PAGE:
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March 13, 2006


by Feòrag

England and Wales: Regular commenter G. Tingey managed to contact the Prattle Towers Temporary Irish Encampment with news from home. The message consisted of the word Arrrrggghhh! and a link to this story: Creationism to be taught on GCSE science syllabusThe Times, 10th March 2006.

Posted in Church and State and Science Fiction at 10:16. Last modified on September 28 2006 at 23:43.
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1: Posted by: Andy Gilmour | March 14, 2006 9:14 AM


If anyone wants to send OCR a query or complaint, the email address of their "Qualification Manager for Science" (ie the guy defending this nonsense), John Noel is:


IF (and it's a big one), this is just a poor representation of events such as Jefferson's denial of extinction, then fair enough, the guy isn't actually promoting creationism...but his use of the fundy buzzword "controversy" isn't encouraging.

Anyway, "history of scientific ideas" belongs, as its title might suggest, in a history classroom, not a science lab. What a waste of precious teaching time...

2: Posted by: Feòrag | March 14, 2006 9:32 AM

It was the use of 'controversy' that worried me, too, given its use by fundies. If the plan is simply to do a bit of history of science in with the science, and to use that to demonstrate how new theories emerge with additional data, then that's fine. The way in which Darwin (and others) came up with evolution by natural selection as a model to explain what he observed is a good example of how science works. The real controversies, past and present - such gradual vs. punctuated evolution - where there really is evidence to look at - are worth mentioning too. But it is written rather vaguely - I mean, it's not as if the fossil record can support the religious concept of creation once you look at it for more than three seconds - so I worry about what it means.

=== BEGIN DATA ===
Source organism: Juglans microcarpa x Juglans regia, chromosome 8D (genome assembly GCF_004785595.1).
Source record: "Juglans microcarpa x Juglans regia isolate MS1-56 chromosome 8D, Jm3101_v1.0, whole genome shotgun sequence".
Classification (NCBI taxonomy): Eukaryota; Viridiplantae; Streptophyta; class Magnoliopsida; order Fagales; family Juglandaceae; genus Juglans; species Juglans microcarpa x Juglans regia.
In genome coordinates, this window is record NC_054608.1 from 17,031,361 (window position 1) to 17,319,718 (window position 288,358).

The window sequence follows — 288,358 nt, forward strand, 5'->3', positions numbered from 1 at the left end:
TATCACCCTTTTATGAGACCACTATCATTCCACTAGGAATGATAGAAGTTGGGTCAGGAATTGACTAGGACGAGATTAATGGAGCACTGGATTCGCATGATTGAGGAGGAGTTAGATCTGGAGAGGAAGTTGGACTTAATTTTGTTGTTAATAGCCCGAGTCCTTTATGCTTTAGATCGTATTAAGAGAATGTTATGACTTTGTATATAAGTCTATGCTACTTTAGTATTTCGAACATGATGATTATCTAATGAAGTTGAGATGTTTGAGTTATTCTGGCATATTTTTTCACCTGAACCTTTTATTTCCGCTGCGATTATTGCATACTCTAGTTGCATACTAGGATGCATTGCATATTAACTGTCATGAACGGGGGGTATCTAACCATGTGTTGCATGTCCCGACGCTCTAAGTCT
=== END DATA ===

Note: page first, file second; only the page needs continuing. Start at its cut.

3: Posted by: aeduna | March 14, 2006 10:08 PM

IF the subject covered the history of science, and the various times that discoveries have caused social conflict, then it might be ok. If its just evolution, that sucks, but heliocentrism, difficulties with anatomy early on and other topics might be interesting to mention in a science subject. ... maybe a class or two out of the year.

4: Posted by: Andy Gilmour | March 15, 2006 9:11 AM

OCR has since categorically denied that they in any way regard creationism as science (so why bother with it in a science classroom, when it can be legitimately discussed in R.E. according to the Dept. of Education?), so why did they drag in evolution/creationism, unless they're:

a) deperately seeking publicity by using a 'media-friendly' example that by-passes the intellect? (creationism has never had anything to do with science, so by definition it can't be a "scientific" controversy)

b) trying to signal to fundies that there may be an opportunity for "creationism-friendly" teachers to use this to "teach the controversy"?

c) looking to break into the U.S. market for educational services?

Phlogiston and Plate Tectonics would have been far better examples of historical interpretation of empirical evidence/scientific controversy, but there ya go.

Maybe we should demand teaching David Hume's work in science classes? Or R.E. lessons to enforce some semblance of balance?

"A wise man proportions his belief to the evidence."

"All that belongs to human understanding, in this deep ignorance and obscurity, is to be skeptical, or at least cautious; and not to admit of any hypothesis, whatsoever; much less, of any which is supported by no appearance of probability."

5: Posted by: G. Tingey | March 18, 2006 2:19 PM

And - there ARE teachers in the UK who will tell the deliberate lies of creationism to children - I've met a couple, when I was teaching.

Hence my original primal scream comment.

Wax lyrical

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